Your view that “the public hasn’t a clue what’s best for them” is disgusting. When I read it, i presumed that you were spouting the usual thinly-veiled contempt of democracy. Then you wish for a dictator. I feel valuable time is wasted on educating you about democratic values – so let’s move on.

    “It’ll almost certainly increase revenue, especially long term”. This is false. I will write an article and send it to Nouse for your perusal.

    Your dichotomy between sensible options and political options is problematic. They should be synonymous.

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  3. 21 Mar ’12 at 12:34 am


    I’d be interested to read your article on why you think the move won’t increase revenue. My sources suggest that we’re almost certainly sitting to the right-hand side of the laffer curve… far from the optimal point of revenue maximisation. And if that’s the case, I fail to see how it’s cruel heartless logic? It’s just logic.
    Do you really believe the public knows what’s best for them? Isn’t that a bit idealist? Most would rather watch jeremy kyle than the daily politics.
    And there really isn’t any need to patronise, as if you’re some sort of political guru. A benevolent, omniscient dictator wouldn’t be forced to choose politics over economics.

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  4. Maybe it was a risky move politically, but strategically it is a brave and important move.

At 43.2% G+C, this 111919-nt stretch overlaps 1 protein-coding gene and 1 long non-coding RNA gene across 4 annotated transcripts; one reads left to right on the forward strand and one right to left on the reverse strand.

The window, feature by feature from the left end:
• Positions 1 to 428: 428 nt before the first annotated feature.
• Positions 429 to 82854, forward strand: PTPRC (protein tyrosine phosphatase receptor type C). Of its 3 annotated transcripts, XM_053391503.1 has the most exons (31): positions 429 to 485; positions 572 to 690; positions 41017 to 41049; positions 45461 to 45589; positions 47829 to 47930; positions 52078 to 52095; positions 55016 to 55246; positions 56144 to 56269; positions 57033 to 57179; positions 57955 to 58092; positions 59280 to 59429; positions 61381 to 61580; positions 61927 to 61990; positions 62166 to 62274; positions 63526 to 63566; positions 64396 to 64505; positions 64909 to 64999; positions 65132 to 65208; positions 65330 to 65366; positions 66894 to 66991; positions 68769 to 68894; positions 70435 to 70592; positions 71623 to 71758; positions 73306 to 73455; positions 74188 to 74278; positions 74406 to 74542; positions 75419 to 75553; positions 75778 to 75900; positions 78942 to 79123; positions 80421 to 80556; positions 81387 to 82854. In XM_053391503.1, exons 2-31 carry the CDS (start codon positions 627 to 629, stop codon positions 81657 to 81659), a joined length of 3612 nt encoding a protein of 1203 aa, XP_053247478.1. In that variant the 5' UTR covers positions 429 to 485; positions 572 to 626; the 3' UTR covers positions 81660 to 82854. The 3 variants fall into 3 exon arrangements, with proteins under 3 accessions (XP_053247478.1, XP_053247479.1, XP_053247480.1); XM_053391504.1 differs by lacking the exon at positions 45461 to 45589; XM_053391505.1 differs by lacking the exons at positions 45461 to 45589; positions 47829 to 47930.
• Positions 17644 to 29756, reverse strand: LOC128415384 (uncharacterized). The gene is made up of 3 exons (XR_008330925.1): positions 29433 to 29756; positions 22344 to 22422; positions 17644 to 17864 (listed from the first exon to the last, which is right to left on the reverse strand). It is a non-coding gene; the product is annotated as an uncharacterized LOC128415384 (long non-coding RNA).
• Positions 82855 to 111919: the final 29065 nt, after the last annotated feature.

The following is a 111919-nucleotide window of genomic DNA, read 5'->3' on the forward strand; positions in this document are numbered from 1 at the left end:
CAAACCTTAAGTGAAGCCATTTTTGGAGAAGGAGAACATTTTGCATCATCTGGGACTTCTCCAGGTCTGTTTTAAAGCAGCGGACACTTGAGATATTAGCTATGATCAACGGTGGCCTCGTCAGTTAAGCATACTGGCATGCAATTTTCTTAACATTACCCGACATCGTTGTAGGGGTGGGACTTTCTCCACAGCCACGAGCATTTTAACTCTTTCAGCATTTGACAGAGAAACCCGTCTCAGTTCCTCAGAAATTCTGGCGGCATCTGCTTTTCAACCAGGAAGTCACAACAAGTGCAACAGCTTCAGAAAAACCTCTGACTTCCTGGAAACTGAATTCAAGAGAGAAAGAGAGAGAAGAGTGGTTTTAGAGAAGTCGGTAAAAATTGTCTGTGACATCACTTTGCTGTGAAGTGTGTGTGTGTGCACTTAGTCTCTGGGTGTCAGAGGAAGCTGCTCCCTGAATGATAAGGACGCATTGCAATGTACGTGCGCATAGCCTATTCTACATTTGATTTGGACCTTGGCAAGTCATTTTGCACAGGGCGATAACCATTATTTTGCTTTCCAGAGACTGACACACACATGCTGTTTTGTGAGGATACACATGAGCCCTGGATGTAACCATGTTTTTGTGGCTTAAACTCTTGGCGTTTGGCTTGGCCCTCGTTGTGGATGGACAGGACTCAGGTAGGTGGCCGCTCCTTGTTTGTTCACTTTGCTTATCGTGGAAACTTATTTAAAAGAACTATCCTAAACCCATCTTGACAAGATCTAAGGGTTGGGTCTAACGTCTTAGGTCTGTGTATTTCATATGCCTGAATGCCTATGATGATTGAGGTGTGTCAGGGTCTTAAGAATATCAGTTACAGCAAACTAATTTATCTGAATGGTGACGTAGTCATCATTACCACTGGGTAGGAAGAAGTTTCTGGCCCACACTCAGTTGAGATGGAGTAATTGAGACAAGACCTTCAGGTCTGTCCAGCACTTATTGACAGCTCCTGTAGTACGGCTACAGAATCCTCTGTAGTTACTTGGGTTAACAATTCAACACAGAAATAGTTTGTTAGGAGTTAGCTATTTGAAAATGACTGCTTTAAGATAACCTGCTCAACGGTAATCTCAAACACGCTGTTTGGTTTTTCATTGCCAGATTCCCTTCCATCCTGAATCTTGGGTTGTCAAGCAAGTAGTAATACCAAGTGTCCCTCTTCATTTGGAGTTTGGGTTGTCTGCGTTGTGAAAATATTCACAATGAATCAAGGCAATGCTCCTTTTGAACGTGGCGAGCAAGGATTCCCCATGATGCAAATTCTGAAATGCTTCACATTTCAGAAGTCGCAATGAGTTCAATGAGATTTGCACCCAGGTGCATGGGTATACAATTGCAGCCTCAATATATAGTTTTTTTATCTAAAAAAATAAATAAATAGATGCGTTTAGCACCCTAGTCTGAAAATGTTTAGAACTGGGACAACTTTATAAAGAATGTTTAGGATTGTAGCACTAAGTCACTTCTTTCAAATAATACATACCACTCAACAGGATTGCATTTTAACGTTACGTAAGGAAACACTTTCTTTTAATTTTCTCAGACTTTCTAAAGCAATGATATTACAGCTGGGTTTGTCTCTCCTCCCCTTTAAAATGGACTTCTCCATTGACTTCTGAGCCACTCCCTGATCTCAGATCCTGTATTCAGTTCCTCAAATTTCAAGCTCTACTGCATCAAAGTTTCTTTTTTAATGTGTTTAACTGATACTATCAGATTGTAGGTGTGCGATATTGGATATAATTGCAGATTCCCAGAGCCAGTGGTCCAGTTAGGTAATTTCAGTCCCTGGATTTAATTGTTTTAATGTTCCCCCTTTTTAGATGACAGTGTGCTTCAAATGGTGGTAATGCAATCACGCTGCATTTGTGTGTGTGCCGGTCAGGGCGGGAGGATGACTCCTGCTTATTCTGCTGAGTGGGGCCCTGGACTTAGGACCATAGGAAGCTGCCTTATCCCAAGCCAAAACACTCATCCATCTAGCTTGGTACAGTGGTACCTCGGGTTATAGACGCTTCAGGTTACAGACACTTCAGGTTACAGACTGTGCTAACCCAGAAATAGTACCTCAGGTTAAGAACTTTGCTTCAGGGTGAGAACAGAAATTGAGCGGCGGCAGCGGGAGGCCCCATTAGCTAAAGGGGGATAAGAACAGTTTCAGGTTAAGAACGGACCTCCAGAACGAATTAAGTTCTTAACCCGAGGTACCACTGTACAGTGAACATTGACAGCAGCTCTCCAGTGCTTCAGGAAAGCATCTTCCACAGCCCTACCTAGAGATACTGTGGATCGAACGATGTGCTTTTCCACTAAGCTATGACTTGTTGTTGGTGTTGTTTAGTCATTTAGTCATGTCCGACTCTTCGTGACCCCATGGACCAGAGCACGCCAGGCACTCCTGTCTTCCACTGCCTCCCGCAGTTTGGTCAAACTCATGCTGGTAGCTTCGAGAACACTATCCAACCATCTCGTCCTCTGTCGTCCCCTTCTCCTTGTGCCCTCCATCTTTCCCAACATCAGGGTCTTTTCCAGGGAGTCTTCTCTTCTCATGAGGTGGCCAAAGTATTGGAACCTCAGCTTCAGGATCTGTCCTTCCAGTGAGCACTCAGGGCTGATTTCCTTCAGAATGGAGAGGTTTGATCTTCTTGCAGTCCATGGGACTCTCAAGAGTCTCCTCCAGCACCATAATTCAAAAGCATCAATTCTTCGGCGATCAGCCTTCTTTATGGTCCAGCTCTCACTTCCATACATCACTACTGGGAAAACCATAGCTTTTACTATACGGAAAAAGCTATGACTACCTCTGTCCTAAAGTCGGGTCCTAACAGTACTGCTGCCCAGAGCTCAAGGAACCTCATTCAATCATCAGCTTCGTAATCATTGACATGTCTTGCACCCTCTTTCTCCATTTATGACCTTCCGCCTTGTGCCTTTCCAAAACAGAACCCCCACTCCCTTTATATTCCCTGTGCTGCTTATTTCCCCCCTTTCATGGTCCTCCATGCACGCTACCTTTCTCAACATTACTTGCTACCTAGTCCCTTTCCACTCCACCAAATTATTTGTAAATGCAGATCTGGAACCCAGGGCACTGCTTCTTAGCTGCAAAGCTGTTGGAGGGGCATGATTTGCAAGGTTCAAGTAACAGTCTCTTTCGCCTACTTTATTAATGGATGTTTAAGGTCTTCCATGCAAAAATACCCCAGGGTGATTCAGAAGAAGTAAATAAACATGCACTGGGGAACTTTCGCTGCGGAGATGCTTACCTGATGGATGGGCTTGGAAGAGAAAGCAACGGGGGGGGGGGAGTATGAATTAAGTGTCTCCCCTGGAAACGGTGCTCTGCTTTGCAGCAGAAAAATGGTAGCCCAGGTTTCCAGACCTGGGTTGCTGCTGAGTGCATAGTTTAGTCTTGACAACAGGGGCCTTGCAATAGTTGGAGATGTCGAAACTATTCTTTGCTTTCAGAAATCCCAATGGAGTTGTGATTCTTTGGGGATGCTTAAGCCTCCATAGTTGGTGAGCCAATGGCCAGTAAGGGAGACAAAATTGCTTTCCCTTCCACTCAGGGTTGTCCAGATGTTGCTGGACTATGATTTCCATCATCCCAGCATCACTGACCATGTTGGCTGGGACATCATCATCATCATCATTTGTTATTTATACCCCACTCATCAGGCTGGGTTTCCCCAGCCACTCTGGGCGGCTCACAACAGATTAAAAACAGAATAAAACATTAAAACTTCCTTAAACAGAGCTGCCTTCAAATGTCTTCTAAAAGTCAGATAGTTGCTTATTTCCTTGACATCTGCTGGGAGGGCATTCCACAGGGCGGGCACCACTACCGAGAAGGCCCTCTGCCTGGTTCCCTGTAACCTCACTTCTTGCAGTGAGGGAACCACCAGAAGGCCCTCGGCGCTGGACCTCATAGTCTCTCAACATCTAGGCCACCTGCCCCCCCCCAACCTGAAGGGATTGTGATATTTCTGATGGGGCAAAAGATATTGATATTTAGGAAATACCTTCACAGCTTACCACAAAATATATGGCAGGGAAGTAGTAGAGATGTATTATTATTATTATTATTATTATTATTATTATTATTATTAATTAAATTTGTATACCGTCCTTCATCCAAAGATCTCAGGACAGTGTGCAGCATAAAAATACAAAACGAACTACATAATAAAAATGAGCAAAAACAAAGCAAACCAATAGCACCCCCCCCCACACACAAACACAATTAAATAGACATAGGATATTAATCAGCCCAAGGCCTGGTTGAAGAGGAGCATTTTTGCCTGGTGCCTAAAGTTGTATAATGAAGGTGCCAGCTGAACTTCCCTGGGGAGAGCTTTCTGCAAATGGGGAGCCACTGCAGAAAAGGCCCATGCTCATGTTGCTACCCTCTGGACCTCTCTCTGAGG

The overwhelmingly dominant issue debated in parliament over the last few years has been the recession and how to end it, then how to get back to the growth we had… and beyond.

    It may send a signal to the masses that the Tories’ priority are the interests of the rich, but arguably, the largest increase in the bottom rate threshold ever and the other tax measures for the rich attempt to counter act this.

    Together with lower corporation tax and measures to help small businesses, these policies send a clear pro-business signal, to both big and small companies, and restoring growth, not maintaining high taxes, will be the best way to balance the books in the short and long term.

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  5. 25 Mar ’12 at 3:15 am

    Harry Lambert

    T.O. – I appreciate the point you are trying to make, about attracting high income individuals that will come here and employ people etc, boosting the economy. An argument can be made on this front (albeit on shaky grounds, in my view).

    But you (and the Coalition) contradict yourself when you point to the ‘other tax measures for the rich’ which attempt to counter the scrapping of the 50p rate. If the Coalition’s new tax regime means taxes on the rich are five times higher, then aren’t you disincentivising those rich you are meant to be attracting by lowering 50p? Which are you doing – lowering taxes to attract the rich? Or raising them?

    This is a point Phil Collins touched on in Friday’s Times (http://thetim.es/GPBQf7) – “We are being asked to believe cutting income tax is a magical upwards incentive, but raising other taxes on top earners has no downward effect, even though they are five times larger. It doesn’t even make logical sense.”